Friday, April 29, 2011

God is Love

“Doesn’t the Bible say that God is love? Wouldn’t this mean that God must love everybody equally?”

Or so the philosophy of Arminianism would have us believe. The short response is that while God is love (1 John 4:8) this is not His only attribute. God is also a God of justice, holiness and wrath. The Arminian arrives at his conclusion by over-emphasizing the love of God to the exclusion of His other characteristics.

9For as the heavens are higher than the earth, So are My ways higher than your ways And My thoughts than your thoughts.” (Isaiah 55:9, NASB). These words really hit home for me when I consider my upbringing in an Arminian and very anti-Calvinistic church environment. Now looking back, I see some of God’s wisdom in allowing me to have that experience. For one thing, I am better able to approach my Arminian brothers and sisters in Christ to help them understand more of God’s truth. Second, I now recognize the Lord’s complete rulership over all things, including salvation, and the great impact this can have on the Christian life. For this reason I believe it is important to address even the concerns raised by our Arminian friends.

Starting off, is God required to love everybody exactly the same? The Scriptures say this, 13Just as it is written, "JACOB I LOVED, BUT ESAU I HATED." (Romans 9:13, NASB). God loved Jacob but hated Esau. My initial question to the Arminian is this: In light of the fact that God loved Jacob but hated Esau how can you say God is required to love everyone equally?

On another level, let’s consider ourselves – God’s creatures – who are made in the image of God. We have the ability to express different kinds of love. For example, I love my wife differently than I love my friends. And I love my parent’s dogs differently than I love my computer. I also love the triune God above everyone and everything else. Are we really to believe that God’s love is less expressive than His own creatures’ ability to love people/things differently? If so, doesn’t this reduce God to a level below His own creatures?

But the Scriptures seem to also express that the Lord is not only a God of love. He is also a God of hate. God hates sin, yes, but the Bible also says that God hates sinners. I’ve already cited the Lord hating Esau, but think on Psalm 5:5, 5The boastful shall not stand before Your eyes; You hate all who do iniquity.” (NASB). At this point a question naturally arises in the heart of man: is God unjust? Paul actually addresses this subject immediately after stating that God loved Jacob but hated Esau: 14What shall we say then? There is no injustice with God, is there? May it never be!” (Romans 9:14, NASB). Even though the Lord loves some and hates others He is not unjust.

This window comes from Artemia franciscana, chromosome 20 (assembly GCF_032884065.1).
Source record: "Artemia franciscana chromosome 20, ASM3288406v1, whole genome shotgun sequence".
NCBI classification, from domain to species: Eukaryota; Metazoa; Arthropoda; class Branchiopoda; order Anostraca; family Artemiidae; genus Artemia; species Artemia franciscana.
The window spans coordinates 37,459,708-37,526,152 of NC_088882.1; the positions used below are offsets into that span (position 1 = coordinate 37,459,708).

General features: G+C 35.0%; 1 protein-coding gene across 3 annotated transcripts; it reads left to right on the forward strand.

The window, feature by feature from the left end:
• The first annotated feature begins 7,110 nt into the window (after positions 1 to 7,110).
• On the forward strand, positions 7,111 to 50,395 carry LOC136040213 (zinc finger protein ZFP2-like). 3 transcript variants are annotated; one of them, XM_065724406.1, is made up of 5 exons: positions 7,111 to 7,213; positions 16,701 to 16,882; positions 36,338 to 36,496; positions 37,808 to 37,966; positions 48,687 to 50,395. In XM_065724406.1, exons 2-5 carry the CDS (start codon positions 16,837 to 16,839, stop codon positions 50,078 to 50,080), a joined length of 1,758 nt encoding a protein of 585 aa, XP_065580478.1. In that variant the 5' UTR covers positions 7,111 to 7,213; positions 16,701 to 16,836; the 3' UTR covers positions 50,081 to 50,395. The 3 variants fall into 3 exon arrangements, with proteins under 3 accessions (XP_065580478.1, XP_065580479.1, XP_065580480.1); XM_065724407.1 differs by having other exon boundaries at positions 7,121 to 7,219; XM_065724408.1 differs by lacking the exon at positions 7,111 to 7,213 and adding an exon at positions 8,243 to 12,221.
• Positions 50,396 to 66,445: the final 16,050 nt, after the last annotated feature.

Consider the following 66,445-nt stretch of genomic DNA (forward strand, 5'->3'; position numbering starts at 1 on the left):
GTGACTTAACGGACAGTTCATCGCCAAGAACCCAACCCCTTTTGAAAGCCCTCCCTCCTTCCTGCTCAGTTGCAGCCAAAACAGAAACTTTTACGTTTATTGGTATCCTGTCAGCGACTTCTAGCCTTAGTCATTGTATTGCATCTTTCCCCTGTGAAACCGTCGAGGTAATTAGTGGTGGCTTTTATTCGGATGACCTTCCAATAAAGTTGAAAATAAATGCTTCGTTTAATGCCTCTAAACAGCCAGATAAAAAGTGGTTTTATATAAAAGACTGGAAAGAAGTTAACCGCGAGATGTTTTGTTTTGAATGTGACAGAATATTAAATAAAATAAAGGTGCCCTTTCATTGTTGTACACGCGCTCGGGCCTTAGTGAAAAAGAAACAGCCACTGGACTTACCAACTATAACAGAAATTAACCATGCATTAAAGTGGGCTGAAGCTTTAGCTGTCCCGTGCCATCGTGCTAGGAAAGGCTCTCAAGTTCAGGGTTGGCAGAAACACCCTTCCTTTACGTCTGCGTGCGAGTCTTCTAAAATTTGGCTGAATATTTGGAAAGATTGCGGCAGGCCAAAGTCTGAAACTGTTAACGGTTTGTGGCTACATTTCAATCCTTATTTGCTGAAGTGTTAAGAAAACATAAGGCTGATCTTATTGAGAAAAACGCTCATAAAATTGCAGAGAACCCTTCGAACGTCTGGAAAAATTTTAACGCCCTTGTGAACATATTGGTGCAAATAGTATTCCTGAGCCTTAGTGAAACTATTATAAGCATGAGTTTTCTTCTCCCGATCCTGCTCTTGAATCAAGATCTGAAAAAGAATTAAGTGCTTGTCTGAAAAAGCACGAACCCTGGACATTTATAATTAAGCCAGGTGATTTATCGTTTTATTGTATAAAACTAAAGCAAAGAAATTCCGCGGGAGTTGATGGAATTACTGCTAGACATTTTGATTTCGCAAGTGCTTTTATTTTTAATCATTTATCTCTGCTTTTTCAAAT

I was reminded recently that God is not described as “love, love, love” – three times in a row – in the Scriptures. Rather, He is called “holy, holy, holy” (Isaiah 6:3). The reason this is important is because the author is emphatically making a point about one of the Lord’s attributes: His holiness; His other-ness. God is utterly unique in His divine majesty, and nothing can be compared to Him. This is why when we consider our own sinfulness in light of God’s holiness we are left with despair like the prophet Isaiah, “Woe is me, for I am ruined! Because I am a man of unclean lips, And I live among a people of unclean lips” (Isaiah 6:5, NASB). Our sin and our guilt has offended God infinitely beyond our understanding because we have sinned against an infinite Being, and therefore, our punishment must be terrible indeed.

Therefore, to say that God is required to love everybody the same is altogether the wrong starting point. God is not under any obligation to love anyone, and it is for this reason that we ought to be AMAZED that He has decided to love any at all. We ought not to be distressed that He did not love Esau, but rather our breath should be taken away that He decided to love Jacob! Especially in light of the fact that God’s decision to love one and hate the other was not based on anything in them! 10And not only this, but there was Rebekah also, when she had conceived twins by one man, our father Isaac; 11for though the twins were not yet born and had not done anything good or bad, so that God's purpose according to His choice would stand, not because of works but because of Him who calls,” (Romans 9:10-11, NASB). This is a humbling truth, but it also magnifies the triumphant grace of our God who does not depend on the will of man (Romans 9:16).

Thanks for reading,

Case of Base

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